Benny Joseph made his living as a professional photographer in Houston's black community during the crucial decades from the 1950s through the early 1980s, when the amplified pulse of rhythm and blues underscored the social changes sweeping the nation. Joseph photographed everything from parades and teen hops to impassioned speeches by civil rights leaders Martin Luther King, Jr., and Thurgood Marshall. Under contract to the pioneering black entrepreneur Don Robey, owner of the Duke and Peacock recording labels, Joseph photographed many of the popular recording artists of the day, including B.B. King, Mahalia Jackson, Buddy Ace, Clarence "Gatemouth" Brown, and Della Reese. With over 120 unique black and white photographs, this is a must have for all rhythm and blues enthusiasts, and a valuable historical resource for photography collectors. Writer, photographer, and filmmaker Alan Govenar met Joseph in 1984 when he was closing his studio in Houston's Third Ward and worked with him over the next five years, sifting through thousands of negatives to identify and contextualize his most compelling images of this remarkable era.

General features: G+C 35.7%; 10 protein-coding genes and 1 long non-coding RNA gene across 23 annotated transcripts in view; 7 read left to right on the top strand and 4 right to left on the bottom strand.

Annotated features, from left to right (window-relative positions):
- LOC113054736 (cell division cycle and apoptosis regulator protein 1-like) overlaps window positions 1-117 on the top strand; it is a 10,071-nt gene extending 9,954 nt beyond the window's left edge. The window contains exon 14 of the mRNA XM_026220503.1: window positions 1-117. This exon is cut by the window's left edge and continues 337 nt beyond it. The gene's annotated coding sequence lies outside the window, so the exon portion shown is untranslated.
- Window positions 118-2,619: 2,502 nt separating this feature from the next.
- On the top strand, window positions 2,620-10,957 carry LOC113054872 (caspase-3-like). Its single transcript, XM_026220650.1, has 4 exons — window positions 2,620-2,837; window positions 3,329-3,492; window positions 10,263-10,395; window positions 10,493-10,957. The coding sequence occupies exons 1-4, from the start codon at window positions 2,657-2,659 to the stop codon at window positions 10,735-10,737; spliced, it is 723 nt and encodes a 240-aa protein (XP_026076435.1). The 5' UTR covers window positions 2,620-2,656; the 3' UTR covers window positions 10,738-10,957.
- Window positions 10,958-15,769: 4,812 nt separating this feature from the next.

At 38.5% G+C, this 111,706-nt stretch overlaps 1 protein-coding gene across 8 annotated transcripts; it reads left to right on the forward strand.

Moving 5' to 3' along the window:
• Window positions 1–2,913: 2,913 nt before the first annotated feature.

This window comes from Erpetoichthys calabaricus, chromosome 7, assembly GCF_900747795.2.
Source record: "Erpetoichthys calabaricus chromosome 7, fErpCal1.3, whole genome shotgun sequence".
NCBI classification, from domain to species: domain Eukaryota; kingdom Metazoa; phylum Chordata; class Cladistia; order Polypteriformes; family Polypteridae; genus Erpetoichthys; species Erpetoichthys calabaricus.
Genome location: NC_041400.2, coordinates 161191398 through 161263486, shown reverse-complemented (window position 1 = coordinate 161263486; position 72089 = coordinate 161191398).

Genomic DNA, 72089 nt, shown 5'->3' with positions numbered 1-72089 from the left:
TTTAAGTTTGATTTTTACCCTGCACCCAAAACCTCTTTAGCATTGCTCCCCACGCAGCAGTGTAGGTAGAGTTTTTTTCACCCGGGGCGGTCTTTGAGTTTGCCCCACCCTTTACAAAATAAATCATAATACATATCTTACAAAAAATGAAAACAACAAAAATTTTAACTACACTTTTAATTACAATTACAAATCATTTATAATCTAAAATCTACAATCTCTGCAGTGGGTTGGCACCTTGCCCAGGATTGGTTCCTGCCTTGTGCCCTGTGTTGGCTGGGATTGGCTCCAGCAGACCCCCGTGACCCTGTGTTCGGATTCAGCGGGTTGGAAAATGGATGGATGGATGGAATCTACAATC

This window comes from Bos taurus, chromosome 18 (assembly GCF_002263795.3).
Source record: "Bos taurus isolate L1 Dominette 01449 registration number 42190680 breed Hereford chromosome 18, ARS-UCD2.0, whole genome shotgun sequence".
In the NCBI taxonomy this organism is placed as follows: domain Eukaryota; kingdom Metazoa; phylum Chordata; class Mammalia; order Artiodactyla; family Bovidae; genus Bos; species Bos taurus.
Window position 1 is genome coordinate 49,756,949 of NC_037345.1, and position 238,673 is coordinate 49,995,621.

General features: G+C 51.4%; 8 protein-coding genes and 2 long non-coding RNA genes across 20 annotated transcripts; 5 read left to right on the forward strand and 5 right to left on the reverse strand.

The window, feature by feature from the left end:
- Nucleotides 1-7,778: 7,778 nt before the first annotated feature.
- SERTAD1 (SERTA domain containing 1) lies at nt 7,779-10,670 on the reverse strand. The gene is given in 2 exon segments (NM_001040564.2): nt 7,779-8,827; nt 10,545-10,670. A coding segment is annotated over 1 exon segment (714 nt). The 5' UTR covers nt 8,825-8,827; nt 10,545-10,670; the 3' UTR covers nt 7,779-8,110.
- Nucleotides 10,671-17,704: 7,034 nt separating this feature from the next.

Alan Govenar is a writer, a photographer, a filmmaker, and the president of Documentary Arts, a non-profit organisation he founded in 1985 that is committed to presenting new perspectives on historical issues and diverse cultures. He is the co-creator of the off-Broadway musical Blind Lemon Blues and the author of numerous books. He lives in Dallas, Texas, and New York City.